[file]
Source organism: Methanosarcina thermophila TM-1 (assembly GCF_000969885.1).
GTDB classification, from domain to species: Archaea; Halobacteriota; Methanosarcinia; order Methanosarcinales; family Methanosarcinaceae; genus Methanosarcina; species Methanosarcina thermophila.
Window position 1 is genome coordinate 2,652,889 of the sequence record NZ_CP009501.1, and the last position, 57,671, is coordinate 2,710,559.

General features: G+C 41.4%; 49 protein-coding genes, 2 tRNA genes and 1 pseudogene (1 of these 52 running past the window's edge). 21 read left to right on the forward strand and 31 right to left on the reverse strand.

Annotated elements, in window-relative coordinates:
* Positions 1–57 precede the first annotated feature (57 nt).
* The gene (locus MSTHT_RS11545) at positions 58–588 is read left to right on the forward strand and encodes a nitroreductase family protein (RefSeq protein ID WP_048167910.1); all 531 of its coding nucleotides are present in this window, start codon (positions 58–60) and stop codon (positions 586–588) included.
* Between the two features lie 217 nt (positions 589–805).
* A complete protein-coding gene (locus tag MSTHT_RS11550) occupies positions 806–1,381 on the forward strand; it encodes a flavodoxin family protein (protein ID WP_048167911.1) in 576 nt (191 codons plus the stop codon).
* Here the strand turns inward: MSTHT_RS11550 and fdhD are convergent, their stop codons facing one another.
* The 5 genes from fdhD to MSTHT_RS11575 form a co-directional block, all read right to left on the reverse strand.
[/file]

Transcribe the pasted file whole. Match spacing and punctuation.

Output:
Source organism: Methanosarcina thermophila TM-1 (assembly GCF_000969885.1).
GTDB classification, from domain to species: Archaea; Halobacteriota; Methanosarcinia; order Methanosarcinales; family Methanosarcinaceae; genus Methanosarcina; species Methanosarcina thermophila.
Window position 1 is genome coordinate 2,652,889 of the sequence record NZ_CP009501.1, and the last position, 57,671, is coordinate 2,710,559.

General features: G+C 41.4%; 49 protein-coding genes, 2 tRNA genes and 1 pseudogene (1 of these 52 running past the window's edge). 21 read left to right on the forward strand and 31 right to left on the reverse strand.

Annotated elements, in window-relative coordinates:
* Positions 1–57 precede the first annotated feature (57 nt).
* The gene (locus MSTHT_RS11545) at positions 58–588 is read left to right on the forward strand and encodes a nitroreductase family protein (RefSeq protein ID WP_048167910.1); all 531 of its coding nucleotides are present in this window, start codon (positions 58–60) and stop codon (positions 586–588) included.
* Between the two features lie 217 nt (positions 589–805).
* A complete protein-coding gene (locus tag MSTHT_RS11550) occupies positions 806–1,381 on the forward strand; it encodes a flavodoxin family protein (protein ID WP_048167911.1) in 576 nt (191 codons plus the stop codon).
* Here the strand turns inward: MSTHT_RS11550 and fdhD are convergent, their stop codons facing one another.
* The 5 genes from fdhD to MSTHT_RS11575 form a co-directional block, all read right to left on the reverse strand.